Ah, the Days of Valentines and Vampires…
To Hell on a Fast Horse: Billy the Kid, Pat Garrett, and the Epic Chase to Justice in the Old West
by Mark Lee Gardner
“The double-helix relationship between Billy the Kid and Pat Garrett is one of the abiding fascinations of the West. No one has come closer than Mark Lee Gardner to capturing their twin destinies and their inevitable final collision…. you can almost smell the gunsmoke and the sweat of the saddles."
— Hampton Sides, author of Blood and Thunder, and Ghost Soldiers
Recommended both for readers of popular history and for scholars, To Hell on a Fast Horse: Billy the Kid, Pat Garrett, and the Epic Chase to Justice in the Old West re-creates the exciting manhunt for the Wild West's quintessential outlaw. It is also the first dual biography of the Kid — horse thief, cattle rustler, charismatic rogue, and cold-blooded killer — and Sherriff Pat Garrett. The account, and the chase, really gets underway during Christmas week, 1880, after the capture and confinement of Billy the Kid then saw his daring daylight courthouse escape in Las Vegas on April 28, 1881, leaving bullet-peppered bodies behind. “I am not going to leave the country,” said the Kid, “and I am not going to reform, neither am I going to be taken alive again.” An assertion he surely held until Garrett finally shot him down on July 14, 1881.
Drawing on voluminous primary sources and a wealth of published scholarship, Mark Lee Gardner delves beneath the myth to take a fresh look at these two legends of the Wild West, their association, and their epic ride to immortality — concluding with a survey of the Kid's “robust mythic afterlife” in books and films.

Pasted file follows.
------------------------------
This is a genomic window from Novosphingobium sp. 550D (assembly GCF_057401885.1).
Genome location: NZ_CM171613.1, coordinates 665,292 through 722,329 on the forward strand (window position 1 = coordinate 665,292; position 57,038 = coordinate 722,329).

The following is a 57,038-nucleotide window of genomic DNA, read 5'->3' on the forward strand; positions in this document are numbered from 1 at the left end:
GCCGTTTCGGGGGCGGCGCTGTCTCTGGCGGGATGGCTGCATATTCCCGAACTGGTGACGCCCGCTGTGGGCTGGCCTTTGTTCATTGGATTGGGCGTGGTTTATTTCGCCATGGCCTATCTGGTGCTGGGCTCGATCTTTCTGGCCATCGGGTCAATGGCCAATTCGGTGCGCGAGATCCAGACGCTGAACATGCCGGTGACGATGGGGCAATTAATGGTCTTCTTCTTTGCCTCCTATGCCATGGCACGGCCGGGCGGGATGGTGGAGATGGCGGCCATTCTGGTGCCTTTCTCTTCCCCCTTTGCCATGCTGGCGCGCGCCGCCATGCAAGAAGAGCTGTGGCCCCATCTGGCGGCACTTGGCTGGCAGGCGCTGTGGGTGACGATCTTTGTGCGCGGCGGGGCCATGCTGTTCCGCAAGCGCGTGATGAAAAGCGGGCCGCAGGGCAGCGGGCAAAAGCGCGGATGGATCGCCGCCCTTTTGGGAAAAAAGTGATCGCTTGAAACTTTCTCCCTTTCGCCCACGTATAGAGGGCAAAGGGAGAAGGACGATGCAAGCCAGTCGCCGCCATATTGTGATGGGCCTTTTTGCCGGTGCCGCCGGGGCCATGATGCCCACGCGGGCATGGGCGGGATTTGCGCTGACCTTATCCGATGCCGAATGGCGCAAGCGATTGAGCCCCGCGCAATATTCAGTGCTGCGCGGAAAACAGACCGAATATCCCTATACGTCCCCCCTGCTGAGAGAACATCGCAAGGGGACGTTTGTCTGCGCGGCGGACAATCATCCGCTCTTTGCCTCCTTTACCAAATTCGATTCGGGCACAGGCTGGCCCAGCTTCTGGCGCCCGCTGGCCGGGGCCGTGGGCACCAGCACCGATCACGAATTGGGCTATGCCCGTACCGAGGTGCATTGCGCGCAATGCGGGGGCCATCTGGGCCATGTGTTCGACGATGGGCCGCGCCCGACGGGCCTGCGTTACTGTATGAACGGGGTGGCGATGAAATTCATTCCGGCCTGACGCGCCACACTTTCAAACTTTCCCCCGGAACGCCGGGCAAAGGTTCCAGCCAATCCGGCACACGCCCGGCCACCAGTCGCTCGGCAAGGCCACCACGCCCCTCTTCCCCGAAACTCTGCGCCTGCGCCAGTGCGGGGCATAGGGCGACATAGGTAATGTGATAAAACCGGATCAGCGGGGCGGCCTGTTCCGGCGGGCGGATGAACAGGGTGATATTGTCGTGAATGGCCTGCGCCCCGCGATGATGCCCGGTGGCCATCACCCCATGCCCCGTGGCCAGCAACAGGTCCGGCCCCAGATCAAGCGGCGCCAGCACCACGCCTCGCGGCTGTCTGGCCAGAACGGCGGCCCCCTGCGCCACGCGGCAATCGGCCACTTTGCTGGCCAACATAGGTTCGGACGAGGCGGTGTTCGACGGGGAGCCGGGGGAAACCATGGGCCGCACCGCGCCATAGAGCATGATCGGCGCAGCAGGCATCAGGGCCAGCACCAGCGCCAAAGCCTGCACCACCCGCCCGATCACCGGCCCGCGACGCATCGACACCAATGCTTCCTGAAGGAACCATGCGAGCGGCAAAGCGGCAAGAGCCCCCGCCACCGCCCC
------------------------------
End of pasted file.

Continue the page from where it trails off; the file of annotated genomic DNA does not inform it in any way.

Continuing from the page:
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A Dark Matter
by Peter Straub
Peter Straub’s skill in building psychological suspense and subtly disclosing qualities of character reinforce A Dark Matter's complex story in which four high school friends in 1966 Madison, Wisconsin –Hootie Bly, Dilly Olson, Jason Boatman, and Lee Truax — fall under the spell of peripatetic guru Spencer Mallon. During a secret ritual, something goes terribly wrong, leaving one dead and horribly mutilated. Forty years later, In Roshomon-like fashion, each relates a slightly different account of the ordeal they underwent as Lee's writer husband interviews the quartet to find out what happened. Straub shows how the years have treated the survivors with unfulfilled potential and promise, and how their disillusioned lives may be rooted in their youthful indiscretion — while suggesting that their unleashing of a Pandora’s Box of evil has sullied all hope ever since.
“A Dark Matter,” says Stephen King, “is populated with vivid, sympathetic characters and driven by terrors both human and supernatural. It’s the kind of book that’s impossible to put down once it has been picked up.”
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